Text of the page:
Sparrows may feel commonplace, flocks of them chattering together and whooshing from tree to bush to bird feeder, crowding out the smaller, more colourful birds in your garden.
But a new study has found the house sparrow has suffered a huge population decline across Europe, amounting to 247 million fewer house sparrows than there were flying about in 1980.
Scientists from RSPB, BirdLife International and the Czech Society for Ornithology teamed up to analyse data for 378 of 445 bird species native to EU countries.
They found we’ve lost one out of every six birds over nearly 40 years — a total of around 600 million breeding birds. And it’s the house sparrow that’s seen the largest drop in population — sustaining a 50% hit — followed by the yellow wagtail (97million fewer individuals), starling (75m), and skylark (68m).
Richard Gregory, head of monitoring at the RSPB Centre for Conservation Science and one of the paper’s authors, calls that 600m stat “deeply depressing” and adds, “What’s worrying is that it’s been happening almost unnoticed, invisibly, quietly in the background, we’re losing biodiversity.”
The figures can be overwhelming, and it’s very easy to feel despairing — how can so much decline have happened so quickly? How can we possibly reverse that? But Gregory says it’s important to remain connected to the issue and remember how it “relates to the land around you”.
He explains: “The suburb, the town, the countryside, that’s where year on year, inexorably, wildlife is being lost. Nature is becoming poorer through time; the richness and the variety is going down. And in time, that’s going to make a big difference to people’s lives.”
If things don’t change, when it comes to enjoying wildlife in your garden “you’re going to see less and less; the spring is going to be so much quieter without birdsong if it carries on in this fashion, and we don’t do something urgently to turn things around.” Practical steps you can take in your own plot So what can we do as individuals? For starters, feeding the birds is a “very sensible thing to do,” says Gregory.
While the evidence around why the house sparrow is declining is mixed at the moment, they were once a bird of cornfields and farmland, explains Gregory. “The way we farm the land [now] has changed,” he says, “so that really does exclude them.”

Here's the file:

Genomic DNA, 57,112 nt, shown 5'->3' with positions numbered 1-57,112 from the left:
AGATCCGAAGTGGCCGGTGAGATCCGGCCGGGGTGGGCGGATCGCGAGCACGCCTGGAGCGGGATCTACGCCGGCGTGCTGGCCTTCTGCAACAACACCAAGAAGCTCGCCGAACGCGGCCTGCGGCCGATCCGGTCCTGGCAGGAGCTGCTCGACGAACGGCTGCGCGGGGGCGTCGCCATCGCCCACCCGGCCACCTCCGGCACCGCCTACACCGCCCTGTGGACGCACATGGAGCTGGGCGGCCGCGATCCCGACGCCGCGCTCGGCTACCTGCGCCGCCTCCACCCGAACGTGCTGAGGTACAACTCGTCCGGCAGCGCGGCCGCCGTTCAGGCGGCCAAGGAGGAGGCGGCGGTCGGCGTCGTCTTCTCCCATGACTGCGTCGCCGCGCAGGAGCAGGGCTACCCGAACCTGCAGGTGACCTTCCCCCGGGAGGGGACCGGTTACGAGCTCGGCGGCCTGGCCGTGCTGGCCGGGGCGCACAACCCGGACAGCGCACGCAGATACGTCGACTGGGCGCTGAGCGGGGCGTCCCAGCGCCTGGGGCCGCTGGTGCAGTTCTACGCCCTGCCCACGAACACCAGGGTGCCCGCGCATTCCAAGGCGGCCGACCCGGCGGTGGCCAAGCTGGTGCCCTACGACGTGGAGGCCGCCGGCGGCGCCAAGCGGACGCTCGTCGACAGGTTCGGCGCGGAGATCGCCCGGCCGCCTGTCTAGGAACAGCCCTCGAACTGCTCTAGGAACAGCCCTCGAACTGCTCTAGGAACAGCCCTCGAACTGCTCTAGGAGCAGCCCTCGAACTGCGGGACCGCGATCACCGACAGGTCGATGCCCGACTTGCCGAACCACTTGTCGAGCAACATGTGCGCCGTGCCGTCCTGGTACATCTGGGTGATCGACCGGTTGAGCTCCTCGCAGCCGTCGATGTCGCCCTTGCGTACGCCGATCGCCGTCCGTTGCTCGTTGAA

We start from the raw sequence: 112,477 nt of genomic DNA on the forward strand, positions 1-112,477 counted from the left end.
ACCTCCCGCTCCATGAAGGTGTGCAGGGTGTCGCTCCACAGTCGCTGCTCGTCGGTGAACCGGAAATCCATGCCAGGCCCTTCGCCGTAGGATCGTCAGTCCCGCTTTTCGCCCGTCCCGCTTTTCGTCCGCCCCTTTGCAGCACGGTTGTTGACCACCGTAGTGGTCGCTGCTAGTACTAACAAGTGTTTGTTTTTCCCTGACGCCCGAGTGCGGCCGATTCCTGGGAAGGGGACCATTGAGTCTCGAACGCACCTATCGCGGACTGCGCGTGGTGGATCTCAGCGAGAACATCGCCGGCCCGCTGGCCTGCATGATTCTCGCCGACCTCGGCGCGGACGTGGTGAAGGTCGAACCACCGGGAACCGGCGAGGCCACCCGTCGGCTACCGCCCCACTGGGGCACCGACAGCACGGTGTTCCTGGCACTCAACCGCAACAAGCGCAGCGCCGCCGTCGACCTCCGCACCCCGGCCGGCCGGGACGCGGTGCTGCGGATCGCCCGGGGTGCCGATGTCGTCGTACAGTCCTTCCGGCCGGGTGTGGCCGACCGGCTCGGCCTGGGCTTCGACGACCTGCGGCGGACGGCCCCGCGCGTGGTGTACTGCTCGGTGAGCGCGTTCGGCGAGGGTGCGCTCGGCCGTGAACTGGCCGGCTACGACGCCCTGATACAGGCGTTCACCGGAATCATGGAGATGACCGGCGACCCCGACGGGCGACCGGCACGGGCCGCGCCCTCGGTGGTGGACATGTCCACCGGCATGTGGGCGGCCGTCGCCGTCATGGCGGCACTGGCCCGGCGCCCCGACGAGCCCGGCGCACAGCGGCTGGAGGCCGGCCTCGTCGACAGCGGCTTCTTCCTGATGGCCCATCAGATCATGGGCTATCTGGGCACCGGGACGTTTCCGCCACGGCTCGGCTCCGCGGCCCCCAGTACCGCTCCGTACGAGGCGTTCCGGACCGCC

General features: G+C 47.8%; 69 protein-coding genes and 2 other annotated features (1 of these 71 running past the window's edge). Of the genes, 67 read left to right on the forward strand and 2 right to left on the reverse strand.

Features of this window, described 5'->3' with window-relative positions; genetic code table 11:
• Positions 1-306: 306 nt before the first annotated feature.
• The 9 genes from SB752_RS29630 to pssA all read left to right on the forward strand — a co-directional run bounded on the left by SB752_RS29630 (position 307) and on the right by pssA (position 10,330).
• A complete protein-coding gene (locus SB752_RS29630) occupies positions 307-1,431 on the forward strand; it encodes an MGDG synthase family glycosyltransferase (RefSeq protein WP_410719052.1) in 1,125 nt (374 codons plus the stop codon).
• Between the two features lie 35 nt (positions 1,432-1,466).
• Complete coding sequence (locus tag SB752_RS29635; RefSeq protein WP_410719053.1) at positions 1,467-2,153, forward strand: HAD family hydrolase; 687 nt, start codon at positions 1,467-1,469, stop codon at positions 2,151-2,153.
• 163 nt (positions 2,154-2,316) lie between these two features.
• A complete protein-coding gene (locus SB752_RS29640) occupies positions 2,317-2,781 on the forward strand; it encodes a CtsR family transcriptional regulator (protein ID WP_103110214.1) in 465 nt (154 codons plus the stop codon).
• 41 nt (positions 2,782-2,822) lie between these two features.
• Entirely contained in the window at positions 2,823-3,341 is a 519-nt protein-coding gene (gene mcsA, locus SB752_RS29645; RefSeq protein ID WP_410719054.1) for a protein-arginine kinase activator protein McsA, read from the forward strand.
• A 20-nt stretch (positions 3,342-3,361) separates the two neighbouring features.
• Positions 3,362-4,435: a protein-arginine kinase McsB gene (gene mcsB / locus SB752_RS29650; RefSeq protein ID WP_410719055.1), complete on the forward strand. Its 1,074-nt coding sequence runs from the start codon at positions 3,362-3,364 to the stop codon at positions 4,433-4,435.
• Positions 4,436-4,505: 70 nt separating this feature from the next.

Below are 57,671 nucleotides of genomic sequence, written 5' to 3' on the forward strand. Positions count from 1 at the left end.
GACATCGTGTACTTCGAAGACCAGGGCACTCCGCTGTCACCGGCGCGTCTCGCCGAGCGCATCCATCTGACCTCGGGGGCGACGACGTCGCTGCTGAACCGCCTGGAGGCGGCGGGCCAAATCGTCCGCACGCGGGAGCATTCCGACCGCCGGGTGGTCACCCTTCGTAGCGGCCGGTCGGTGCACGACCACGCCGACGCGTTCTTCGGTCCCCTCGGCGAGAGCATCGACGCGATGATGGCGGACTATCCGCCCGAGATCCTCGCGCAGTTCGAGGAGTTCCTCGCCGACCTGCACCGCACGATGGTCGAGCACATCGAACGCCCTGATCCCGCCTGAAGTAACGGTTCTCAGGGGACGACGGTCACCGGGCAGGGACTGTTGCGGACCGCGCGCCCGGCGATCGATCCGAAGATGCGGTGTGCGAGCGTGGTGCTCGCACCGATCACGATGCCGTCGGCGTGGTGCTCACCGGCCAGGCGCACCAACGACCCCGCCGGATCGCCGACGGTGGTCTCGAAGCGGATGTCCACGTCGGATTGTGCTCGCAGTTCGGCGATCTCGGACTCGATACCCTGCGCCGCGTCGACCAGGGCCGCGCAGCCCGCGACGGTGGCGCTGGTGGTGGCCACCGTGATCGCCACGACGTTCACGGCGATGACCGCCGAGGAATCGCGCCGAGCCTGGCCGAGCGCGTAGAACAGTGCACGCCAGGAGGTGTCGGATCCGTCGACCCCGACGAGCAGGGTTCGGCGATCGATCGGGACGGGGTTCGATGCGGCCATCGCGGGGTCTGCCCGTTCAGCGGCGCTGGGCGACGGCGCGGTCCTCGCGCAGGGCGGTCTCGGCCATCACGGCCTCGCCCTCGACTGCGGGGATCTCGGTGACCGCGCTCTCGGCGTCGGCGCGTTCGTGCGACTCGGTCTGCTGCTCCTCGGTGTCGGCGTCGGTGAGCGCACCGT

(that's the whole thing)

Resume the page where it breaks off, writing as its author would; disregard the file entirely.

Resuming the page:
More nature-friendly farming, alongside land that is specifically set aside and managed with wildlife in mind, is vital, while in more suburban and urban areas it’s about providing variety, vegetation and appropriate food sources for birdlife — namely seeds for sparrows, as they historically feed on grain.
“You providing seeds through the wintertime — but particularly after Christmas and into the new year — can make a big difference, because that’s where the hunger gap is for these birds in the environment,” says Gregory. “Provisioning carefully, providing the right kind of seeds for birds, can make a big difference for their survival and their populations.”
He also suggests putting up nest boxes, rewilding parts of your outdoor space and thinking about planting trees — whether at home, or helping local groups to do so.
It’s also important to support conservation organisations and wildlife trusts that are working more widely to aid biodiversity “the birds, as well as mammals, invertebrates, butterflies, bugs and reptiles”, says Gregory, who adds that many groups “live off brilliant, volunteer support” and are always in need of more help.
Then, he says, “think about the way you lead your life — the ecological footprint you, your family and friends have, going forward,” whether that’s how much you fly or drive, or what you consume and waste. “If we all make small changes, we can make a really big difference.”
There is hope — we have the tools to turn things around Undoubtedly the study shows a massive decline in the most abundant and common bird species in Europe, but at the other end of the spectrum, it also shows that the rarer and scarcer birds in the dataset are doing really quite well, says Gregory, and that’s largely down to EU habitat regulations and directives that “put in place really specific conservation actions to help them”.
“We do know how to recover nature,” says Gregory, noting that we have effective conservation toolkits and knowledge that can and is already used to restore habitats and recover species. “We just need greater action and urgency and very strong biodiversity targets, by governments and lots of different stakeholders, to make that happen.”
Essentially, says Gregory, “we just need to ramp it up massively with transformative change.”
Starting with our gardens is a small but crucial step.